My father passed away over a year ago and although I’m no expert in death, I have learned a lot about having your most dearest person leave you and how you can never be ready. I want to tell you how it goes.
The first couple weeks went by quickly, in disbelief (although I thought I was fully prepared). Making lists of things that needed done. Lists of things that changed. And lists of things that you could never do again, like hear his voice. Questions that could never be answered, like, what do you think of this new business idea or this new biriyani place. The next few months dragged on as the chores got done and reality sunk in. Every memory, date, thought, food, music, small and big, corroded me down just a little more. Nothing had ever come close to the hopeless melancholy that leeched in and recoloured my soul. I started challenging time to prove it’s healing powers. That forgotten friend, that hobby I quit, time does heal, right? It’s unbelievable how long it takes to accept how everlasting death is, though. Everyday ends with the crumbling awareness that I won’t hear from him, again, today, or tomorrow.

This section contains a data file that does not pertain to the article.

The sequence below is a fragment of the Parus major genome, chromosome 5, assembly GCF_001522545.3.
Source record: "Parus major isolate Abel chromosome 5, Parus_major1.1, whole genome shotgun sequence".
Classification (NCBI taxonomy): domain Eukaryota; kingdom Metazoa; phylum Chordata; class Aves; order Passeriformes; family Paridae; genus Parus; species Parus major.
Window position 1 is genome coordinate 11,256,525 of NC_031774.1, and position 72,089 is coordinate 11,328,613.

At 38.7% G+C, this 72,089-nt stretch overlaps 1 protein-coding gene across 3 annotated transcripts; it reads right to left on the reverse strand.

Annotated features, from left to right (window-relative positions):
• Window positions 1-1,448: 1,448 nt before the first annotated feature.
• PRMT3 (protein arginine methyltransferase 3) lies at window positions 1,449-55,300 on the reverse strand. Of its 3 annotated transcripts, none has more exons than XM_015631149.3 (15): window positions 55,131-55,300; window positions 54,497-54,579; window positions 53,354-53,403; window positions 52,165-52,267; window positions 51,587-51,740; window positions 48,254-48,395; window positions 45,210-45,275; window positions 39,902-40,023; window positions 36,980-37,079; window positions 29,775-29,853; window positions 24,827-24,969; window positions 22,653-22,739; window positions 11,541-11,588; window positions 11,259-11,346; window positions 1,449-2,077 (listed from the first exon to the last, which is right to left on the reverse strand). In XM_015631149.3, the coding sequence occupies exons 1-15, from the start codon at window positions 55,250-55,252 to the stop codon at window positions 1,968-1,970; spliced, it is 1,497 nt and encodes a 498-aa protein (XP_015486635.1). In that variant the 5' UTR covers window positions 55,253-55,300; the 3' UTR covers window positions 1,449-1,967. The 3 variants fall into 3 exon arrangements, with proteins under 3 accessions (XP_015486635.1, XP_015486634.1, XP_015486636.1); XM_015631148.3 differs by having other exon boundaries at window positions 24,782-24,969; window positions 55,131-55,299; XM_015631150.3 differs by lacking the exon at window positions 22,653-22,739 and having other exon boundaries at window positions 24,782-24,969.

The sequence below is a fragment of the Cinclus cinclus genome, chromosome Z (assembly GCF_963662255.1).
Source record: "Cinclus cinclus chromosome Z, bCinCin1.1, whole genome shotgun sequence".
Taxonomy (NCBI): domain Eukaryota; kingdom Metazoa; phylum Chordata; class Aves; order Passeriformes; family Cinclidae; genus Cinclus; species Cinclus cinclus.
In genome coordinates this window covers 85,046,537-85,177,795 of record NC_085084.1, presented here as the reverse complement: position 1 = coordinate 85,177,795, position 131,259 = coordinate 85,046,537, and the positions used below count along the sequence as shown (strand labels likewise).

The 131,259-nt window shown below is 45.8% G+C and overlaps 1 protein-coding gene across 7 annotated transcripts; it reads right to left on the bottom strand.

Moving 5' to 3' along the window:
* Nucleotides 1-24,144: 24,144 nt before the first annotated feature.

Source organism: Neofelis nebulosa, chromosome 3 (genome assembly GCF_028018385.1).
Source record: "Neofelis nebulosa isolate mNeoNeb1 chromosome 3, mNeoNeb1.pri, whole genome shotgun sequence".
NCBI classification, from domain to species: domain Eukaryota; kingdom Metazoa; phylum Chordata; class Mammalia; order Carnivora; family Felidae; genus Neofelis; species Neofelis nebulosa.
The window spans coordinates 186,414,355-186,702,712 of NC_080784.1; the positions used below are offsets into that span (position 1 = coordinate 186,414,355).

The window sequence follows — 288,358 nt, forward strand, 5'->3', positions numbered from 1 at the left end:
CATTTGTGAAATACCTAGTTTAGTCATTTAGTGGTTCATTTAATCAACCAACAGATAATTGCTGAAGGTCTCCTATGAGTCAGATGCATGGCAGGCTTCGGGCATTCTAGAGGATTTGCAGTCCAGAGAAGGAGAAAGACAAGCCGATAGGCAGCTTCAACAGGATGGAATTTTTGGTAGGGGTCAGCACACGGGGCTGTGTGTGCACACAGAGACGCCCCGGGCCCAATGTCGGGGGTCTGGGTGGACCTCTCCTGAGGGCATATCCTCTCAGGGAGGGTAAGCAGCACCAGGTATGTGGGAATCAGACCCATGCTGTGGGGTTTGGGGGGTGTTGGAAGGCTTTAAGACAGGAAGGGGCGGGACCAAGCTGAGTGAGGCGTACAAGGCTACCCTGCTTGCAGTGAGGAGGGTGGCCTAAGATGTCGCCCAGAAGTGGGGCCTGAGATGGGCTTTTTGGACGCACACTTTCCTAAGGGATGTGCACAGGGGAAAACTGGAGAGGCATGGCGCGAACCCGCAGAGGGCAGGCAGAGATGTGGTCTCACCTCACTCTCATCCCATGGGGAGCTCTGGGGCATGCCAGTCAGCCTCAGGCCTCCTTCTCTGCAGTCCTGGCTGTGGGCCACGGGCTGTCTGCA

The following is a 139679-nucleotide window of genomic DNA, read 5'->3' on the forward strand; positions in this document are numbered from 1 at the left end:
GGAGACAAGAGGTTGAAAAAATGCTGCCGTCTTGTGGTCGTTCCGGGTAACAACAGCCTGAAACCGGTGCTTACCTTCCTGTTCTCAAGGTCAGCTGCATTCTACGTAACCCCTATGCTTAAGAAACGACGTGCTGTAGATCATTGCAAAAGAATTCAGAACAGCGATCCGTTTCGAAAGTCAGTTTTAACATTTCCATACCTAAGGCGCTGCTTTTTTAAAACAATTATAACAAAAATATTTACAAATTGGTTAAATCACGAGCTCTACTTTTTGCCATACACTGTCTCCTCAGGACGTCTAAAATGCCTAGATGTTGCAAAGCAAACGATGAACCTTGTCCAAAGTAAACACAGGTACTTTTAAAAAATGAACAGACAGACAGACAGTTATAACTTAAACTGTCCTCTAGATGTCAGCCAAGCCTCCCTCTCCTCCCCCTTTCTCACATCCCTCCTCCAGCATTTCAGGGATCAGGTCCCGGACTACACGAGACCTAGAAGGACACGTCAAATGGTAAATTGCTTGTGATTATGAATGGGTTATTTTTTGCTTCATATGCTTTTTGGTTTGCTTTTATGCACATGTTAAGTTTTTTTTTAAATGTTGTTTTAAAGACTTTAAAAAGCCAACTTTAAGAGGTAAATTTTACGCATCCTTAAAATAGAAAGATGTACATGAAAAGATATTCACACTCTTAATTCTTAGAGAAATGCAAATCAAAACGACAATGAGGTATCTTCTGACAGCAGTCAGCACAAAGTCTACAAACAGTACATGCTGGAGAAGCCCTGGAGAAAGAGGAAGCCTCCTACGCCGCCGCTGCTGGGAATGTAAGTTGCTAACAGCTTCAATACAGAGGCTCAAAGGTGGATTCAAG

The next year, I counted each month, surprised how I survived 3 months without talking to my dad, 4 months without discussing that random new philosophy I’m adopting, 5 months without sharing my fears, 6 months without cracking a joke at him, 7 months without fighting with him, 8 months without sharing that new whiskey I found, 9 months without telling him that business was doing better, 10 months without getting his opinion on my life’s next steps! Jealous on Fathers day, feigning indifference in his birthday. Afraid how my mother is surviving this. And after a year passed by, I realized all the research I has scoured saying that you “get over the death of a close one” within a year, is a complete lie. I listen to his favourite songs and cry in the shower. Sometimes I take an extra drink of whiskey and imagine his guilty pride smiling down at me. Other times I wish he visits my dreams. At times of desperation, I hope he haunts me.
I look around and see so many deaths. Such an ubiquitous affair and yet, the world doles out much indifference. 20 die in mass shooting. 200 die in earthquake. 2000 kids die of starvation. While I stuff my face and read the news, gawking at the numbers and how it’s politicized. The broken families, left irreparable. Hearts that will now bleed, forever, never be whole again.